Free Trade is Fair Trade

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Whereas in Africa people live on less than $1 dollar a day, Europe subsidizes each cow with $2 a day. HIV/AIDS has been a topical issue dominating the agenda of trade meetings and deliberately swaying African countries from key issues such as the United States of America blocking textiles from poor countries and the European Union blocking foods. It is estimated that rich countries spend $ 1 billion per day subsidizing their agricultural sector. A United States of America development expert observed that it is a democratic right for a country to subsidize her products and where possible come up with an efficient way to disburse aid to the poor. The present trend has led to expensive food in developed countries and poorer farmers in developing countries. 50 developing countries heavily reliant on agriculture for a third of their exports out of this 50, 40 depend on agriculture for half of their export earnings.

Concerned with this anomalies, a fair trade initiative was set up to facilitate a better deal for marginalized and disadvantaged third world producers by empowering consumers to take responsibility for the role they play when they buy products from the third world countries. One of the initiatives is focused on ensuring that they bypass exploitative middlemen and work directly with producers, environmental concerns and that big multi nationals respect workers rights. The danger however is that there FAIR TRADE labeling on Coffee, tea, banana, juice, sugar and honey products is creating a new “middle man” for the poor farmers. On top of marketing products basing on pity, it flouts the basic ethics of trade, which is basically a choice driven activity. Farmers will find their products not selling unless they have a “fair trade label” creating a new level of dependency and sustaining farmers deeper into an industry that may no longer be lucrative. Plunging farmers in the abyss of emotions will not help. The question is who will set the fair price?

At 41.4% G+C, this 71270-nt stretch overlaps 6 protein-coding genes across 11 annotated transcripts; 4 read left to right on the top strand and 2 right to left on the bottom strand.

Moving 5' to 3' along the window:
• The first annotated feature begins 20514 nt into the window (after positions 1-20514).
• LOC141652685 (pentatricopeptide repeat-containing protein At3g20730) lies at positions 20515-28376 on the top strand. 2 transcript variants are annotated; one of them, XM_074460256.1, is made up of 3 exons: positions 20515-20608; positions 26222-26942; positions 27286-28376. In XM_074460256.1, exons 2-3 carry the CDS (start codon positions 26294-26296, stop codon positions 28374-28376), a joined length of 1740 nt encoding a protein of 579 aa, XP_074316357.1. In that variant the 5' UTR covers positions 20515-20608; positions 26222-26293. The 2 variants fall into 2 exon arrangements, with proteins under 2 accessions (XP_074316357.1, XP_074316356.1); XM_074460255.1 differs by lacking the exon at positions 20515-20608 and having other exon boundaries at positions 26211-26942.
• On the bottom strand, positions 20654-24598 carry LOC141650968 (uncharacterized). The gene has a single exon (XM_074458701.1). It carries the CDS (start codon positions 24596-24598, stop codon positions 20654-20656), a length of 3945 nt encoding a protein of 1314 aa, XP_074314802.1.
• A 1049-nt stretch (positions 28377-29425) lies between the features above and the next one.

Trade is a natural, voluntary interaction of people for mutual benefit. Free trade is simply letting people sell and buy without restrictions. People trade because they produce; governments produce nothing save for service to her people and should therefore play a minimal role on trade issues. Free Trade is fair trade because voluntary exchange improves economic progress by promoting efficient use of resources and by providing a continuous stimulus for innovative improvements. The poor of the world have found friends in International Non Governmental Organization that have managed to highlight their plight to the rich nations. Setting up with good intentions, some of the activities of these NGOs have tended to be counterproductive.

Farmers in Kenya have for a long time been battling middlemen who deny them profits and subject them to controls that sometimes kill the very industry they set out to promote. “I want to sell my tea to whoever I want, I want the freedom of choice that is why I sell to ‘Mang’irito,’ convenience and good price is what will drive my decisions” observed David Langat a farmer in Litein when the Kenya Tea Development Authority attempted to bar private tea buyers that attracted farmers by buying tea on the “pay as we pick” basis. In an attempt to discredit the liberalization of this sector, the pick-up boys were nicknamed ‘Mang’irito’ a Kalenjin word for “beastly plucking.”

The most dramatic event was a recent case where a coffee farmer Mr. Moses Mbugua sought to be allowed to market his coffee at the auction but was barred by the Coffee Board of Kenya. This happened despite the fact that the government recently instituted an Act [Coffee Act 2001] that empowers growers to select marketing agents of their choice.